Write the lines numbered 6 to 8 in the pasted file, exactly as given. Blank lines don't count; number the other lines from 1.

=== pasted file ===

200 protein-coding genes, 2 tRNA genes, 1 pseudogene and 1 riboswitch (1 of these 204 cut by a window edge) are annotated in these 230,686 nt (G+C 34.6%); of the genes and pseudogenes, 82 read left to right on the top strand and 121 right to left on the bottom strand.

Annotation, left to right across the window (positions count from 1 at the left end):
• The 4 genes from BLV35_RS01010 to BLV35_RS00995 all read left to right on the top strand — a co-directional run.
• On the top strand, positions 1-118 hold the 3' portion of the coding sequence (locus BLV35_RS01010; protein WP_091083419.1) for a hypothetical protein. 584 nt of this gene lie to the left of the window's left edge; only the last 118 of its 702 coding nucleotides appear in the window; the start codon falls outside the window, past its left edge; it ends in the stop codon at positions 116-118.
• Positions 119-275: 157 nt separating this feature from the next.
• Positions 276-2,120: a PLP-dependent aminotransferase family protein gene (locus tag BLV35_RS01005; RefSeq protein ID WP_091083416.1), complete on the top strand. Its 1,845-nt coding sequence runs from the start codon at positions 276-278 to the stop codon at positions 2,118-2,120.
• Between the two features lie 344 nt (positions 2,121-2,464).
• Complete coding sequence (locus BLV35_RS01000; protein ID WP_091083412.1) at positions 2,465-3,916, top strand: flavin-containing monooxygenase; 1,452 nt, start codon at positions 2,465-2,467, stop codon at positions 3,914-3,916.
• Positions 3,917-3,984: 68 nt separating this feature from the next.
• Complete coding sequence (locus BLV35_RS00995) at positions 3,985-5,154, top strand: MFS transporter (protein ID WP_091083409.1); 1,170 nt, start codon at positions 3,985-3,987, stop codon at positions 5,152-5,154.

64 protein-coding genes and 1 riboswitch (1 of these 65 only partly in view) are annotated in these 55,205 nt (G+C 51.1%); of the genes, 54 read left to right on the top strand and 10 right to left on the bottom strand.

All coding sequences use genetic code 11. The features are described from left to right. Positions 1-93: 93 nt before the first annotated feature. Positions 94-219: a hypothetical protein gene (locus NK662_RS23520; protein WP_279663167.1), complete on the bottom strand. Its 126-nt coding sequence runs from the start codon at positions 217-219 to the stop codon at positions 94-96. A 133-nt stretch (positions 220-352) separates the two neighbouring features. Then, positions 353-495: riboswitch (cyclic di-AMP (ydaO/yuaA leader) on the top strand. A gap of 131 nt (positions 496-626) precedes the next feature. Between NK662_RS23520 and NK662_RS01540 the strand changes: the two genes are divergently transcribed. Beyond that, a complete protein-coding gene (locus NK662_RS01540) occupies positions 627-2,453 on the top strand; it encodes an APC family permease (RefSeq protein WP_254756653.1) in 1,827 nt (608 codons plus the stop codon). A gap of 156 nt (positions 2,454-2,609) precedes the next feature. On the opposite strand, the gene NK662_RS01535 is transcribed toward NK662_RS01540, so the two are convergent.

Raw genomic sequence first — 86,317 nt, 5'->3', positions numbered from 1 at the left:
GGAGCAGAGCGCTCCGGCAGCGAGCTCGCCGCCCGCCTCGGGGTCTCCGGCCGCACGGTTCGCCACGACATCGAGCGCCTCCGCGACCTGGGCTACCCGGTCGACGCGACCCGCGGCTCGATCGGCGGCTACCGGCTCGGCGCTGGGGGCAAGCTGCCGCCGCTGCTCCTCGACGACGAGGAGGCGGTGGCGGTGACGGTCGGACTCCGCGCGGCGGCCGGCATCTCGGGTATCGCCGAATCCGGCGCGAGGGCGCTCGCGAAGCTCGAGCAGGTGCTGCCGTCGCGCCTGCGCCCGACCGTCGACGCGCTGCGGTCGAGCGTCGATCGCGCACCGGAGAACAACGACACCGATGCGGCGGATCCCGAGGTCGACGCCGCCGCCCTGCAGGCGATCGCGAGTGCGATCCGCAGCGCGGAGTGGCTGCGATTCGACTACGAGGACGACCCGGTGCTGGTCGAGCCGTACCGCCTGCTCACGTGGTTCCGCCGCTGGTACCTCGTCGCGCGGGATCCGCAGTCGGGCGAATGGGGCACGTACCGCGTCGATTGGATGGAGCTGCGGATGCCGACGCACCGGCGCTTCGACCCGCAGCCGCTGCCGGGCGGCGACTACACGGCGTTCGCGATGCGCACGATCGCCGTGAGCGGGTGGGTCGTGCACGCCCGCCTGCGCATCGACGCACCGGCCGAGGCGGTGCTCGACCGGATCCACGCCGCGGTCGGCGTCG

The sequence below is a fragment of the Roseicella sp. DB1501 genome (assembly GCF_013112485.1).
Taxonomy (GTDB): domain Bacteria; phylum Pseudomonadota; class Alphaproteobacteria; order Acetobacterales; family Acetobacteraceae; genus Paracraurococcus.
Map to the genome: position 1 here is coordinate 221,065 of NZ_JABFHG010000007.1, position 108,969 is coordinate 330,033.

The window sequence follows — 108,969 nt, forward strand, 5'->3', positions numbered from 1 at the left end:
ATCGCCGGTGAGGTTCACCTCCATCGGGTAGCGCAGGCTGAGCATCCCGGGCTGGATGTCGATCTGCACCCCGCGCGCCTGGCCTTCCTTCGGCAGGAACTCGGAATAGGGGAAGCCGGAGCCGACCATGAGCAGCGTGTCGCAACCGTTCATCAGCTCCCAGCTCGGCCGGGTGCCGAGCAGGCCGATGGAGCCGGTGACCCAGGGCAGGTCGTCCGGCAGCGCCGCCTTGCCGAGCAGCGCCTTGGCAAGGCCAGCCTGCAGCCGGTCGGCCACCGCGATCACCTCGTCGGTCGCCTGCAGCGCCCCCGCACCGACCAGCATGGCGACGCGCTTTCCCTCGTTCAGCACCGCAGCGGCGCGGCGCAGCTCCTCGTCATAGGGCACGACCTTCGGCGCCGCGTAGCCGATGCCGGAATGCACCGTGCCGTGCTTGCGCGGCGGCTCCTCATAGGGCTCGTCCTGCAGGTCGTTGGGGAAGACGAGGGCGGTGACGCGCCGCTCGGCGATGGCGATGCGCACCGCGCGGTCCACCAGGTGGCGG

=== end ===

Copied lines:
• Positions 276-2,120: a PLP-dependent aminotransferase family protein gene (locus tag BLV35_RS01005; RefSeq protein ID WP_091083416.1), complete on the top strand. Its 1,845-nt coding sequence runs from the start codon at positions 276-278 to the stop codon at positions 2,118-2,120.
• Between the two features lie 344 nt (positions 2,121-2,464).
• Complete coding sequence (locus BLV35_RS01000; protein ID WP_091083412.1) at positions 2,465-3,916, top strand: flavin-containing monooxygenase; 1,452 nt, start codon at positions 2,465-2,467, stop codon at positions 3,914-3,916.